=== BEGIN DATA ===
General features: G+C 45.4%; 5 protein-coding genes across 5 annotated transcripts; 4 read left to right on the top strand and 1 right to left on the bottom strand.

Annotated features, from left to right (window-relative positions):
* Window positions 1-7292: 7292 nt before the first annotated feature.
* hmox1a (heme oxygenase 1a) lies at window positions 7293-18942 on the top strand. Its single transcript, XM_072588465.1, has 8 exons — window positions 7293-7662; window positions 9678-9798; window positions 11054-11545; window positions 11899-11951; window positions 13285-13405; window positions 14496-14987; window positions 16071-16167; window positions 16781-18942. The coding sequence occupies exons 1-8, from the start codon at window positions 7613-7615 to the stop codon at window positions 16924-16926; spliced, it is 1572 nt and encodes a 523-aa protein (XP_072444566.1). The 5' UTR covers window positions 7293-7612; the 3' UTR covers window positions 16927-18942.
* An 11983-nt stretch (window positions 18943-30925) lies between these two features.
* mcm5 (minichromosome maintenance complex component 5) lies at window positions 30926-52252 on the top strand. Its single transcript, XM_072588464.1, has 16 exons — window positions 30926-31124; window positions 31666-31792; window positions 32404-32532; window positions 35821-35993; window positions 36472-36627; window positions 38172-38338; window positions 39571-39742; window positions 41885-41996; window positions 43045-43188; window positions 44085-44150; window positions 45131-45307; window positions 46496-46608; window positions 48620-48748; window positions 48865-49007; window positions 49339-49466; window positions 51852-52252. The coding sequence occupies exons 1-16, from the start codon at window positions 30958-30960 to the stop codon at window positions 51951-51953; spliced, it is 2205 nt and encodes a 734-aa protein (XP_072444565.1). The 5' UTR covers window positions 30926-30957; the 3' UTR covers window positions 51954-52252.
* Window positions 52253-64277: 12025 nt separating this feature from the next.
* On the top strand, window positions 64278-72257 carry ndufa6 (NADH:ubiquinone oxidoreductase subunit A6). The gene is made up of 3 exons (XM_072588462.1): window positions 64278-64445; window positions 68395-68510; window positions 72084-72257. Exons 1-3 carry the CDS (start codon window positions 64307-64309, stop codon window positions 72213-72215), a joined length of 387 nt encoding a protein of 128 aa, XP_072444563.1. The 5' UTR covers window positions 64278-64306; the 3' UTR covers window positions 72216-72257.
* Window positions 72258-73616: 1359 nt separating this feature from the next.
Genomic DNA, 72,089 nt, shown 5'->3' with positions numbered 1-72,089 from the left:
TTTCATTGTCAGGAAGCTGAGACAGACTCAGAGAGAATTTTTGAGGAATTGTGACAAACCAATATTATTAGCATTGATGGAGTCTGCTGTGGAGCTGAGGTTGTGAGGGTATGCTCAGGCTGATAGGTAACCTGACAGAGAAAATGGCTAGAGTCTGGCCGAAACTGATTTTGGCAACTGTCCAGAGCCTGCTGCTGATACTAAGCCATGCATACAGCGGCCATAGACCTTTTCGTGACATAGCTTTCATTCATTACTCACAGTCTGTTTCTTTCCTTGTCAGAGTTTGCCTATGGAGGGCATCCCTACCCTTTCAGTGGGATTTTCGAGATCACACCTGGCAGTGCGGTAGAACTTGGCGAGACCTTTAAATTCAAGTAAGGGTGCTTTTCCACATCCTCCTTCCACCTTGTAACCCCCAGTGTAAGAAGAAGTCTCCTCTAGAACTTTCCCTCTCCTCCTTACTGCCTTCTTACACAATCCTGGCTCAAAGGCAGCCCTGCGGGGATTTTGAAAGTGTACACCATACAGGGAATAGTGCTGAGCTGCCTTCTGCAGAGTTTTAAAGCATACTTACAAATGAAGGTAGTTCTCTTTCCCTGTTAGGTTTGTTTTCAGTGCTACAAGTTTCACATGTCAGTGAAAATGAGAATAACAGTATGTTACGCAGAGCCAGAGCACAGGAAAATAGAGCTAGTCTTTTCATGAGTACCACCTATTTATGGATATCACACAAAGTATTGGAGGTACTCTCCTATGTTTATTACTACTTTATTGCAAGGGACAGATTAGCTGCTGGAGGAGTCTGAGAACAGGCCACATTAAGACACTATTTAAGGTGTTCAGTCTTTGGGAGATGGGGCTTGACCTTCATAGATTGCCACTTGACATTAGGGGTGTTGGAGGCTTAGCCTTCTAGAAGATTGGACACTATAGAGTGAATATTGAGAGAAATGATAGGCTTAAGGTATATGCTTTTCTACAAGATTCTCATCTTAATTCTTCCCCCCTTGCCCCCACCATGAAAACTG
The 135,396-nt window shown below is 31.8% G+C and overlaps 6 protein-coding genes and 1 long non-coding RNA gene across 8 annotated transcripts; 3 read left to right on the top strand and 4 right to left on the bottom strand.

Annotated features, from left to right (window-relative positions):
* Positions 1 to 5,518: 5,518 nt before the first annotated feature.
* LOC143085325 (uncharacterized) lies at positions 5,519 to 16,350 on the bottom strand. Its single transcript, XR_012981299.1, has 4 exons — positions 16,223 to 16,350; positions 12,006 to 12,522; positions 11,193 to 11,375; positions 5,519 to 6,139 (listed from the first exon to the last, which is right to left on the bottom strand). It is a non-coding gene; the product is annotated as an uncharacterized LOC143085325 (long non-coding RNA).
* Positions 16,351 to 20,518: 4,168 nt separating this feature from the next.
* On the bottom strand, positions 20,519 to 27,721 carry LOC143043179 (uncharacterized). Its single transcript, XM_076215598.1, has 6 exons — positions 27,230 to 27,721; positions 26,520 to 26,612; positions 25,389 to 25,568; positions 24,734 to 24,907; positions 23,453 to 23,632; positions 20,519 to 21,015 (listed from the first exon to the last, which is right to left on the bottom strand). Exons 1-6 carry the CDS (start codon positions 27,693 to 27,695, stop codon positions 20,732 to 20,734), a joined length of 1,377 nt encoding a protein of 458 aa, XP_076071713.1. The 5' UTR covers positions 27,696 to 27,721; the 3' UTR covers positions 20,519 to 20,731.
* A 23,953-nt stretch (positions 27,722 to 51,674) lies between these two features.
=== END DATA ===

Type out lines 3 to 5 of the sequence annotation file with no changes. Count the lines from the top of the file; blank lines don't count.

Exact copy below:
* Window positions 1-7292: 7292 nt before the first annotated feature.
* hmox1a (heme oxygenase 1a) lies at window positions 7293-18942 on the top strand. Its single transcript, XM_072588465.1, has 8 exons — window positions 7293-7662; window positions 9678-9798; window positions 11054-11545; window positions 11899-11951; window positions 13285-13405; window positions 14496-14987; window positions 16071-16167; window positions 16781-18942. The coding sequence occupies exons 1-8, from the start codon at window positions 7613-7615 to the stop codon at window positions 16924-16926; spliced, it is 1572 nt and encodes a 523-aa protein (XP_072444566.1). The 5' UTR covers window positions 7293-7612; the 3' UTR covers window positions 16927-18942.
* An 11983-nt stretch (window positions 18943-30925) lies between these two features.